Digital information really means nothing more than "information expressed in figures". To write those numbers out, obviously we don't just use the Arabic numbers. We code each number with a combination of 0 and 1, positive and negative, black and white, absent and present, yes and no, to be or not to be, quoi. Some of us might not be aware, but we have been storing information in a structured way in this way for centuries. Consider the punch cards that have been around since the 18th century! A hole is 1, no hole is 0.

Up until the first decades of the twentieth century, the information that was stored digitally remained relatively simple: series of numbers, possibly combined into accounting tables and suchlike. But audiovisual information is actually much more complex. Although… already in the nineteenth century, information that could be converted into an audiovisual signal was stored in the form of a kind of punch card: cardboard books for street organs. They let the air through the organ pipes, or block it, depending on whether or not there is a hole in the cardboard. The piano roles for pianolas work on the same principle. It is digital information convertible into audio, but it is very, very simple.

For decades, the digital storage of audiovisual information did not go beyond this simple principle, while the analogue storage of audiovisual information made it much faster to store and play back very complex signals such as speech. First on flat carriers - think of the phonograms of Edouard-Léon Scott de Martinville (1860) and the tin foil (1877) of Edison. Later on there were cylindrical carriers: the wax rolls (1887, also from Edison) and at about the same time the flat discs: gramophone records (1887) from Berliner. But these techniques are all based on a kind of engraving with a needle, either from left to right (laterally) or up and down (vertical).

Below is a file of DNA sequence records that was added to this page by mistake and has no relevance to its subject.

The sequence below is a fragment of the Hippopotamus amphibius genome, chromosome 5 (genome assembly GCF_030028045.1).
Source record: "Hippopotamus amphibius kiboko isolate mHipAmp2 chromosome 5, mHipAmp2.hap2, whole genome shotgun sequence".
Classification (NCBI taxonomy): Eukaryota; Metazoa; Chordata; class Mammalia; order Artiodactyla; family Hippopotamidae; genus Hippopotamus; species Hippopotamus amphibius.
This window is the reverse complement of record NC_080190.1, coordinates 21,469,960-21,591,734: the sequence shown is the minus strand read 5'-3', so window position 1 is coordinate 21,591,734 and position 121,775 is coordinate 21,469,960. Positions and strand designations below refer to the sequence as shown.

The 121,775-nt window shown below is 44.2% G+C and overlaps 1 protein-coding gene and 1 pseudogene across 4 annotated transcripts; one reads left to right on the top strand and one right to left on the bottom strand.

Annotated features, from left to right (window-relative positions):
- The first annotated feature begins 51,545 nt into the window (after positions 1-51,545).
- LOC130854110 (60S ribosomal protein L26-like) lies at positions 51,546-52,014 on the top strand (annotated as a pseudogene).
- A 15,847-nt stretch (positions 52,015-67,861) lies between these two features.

In 1899, Danish inventor Waldemar Poulsen read an article from the American engineer Oberlin Smith, suggesting that one could record sound on a wire or ribbon by applying metal to it and magnetizing the particles with an electromagnet. The wire recording is born. It would be the basis for all later magnetic, tape-based information carriers. With that we had carriers for complex audiovisual information and we had a digitally coded, audiovisual storage medium (the street organ cardboard books!), but we did not yet have a combination of both.

Pulse code modulation, a way to record complex analogue sound using digital code, was invented in 1937. But it took until 1967 before this way of coding sound information is combined with magnetisation on a tape. The Japanese broadcaster NHK was the first to store a digital, audiovisual signal on a tape (notably a magnetic tape originally intended for analog video!). The Japanese did it by magnetising that tape, but without giving the digital information the shape of a computer file. This will remain a way of working in use until the beginning of the next century (Digital Betacam, Digital Audio Tape, ...). Incidentally, magnetisation also became an interesting form of storage for non-audiovisual information. On some types of magnetic tape one can already store both audiovisual and non-audiovisual information in the 1970s.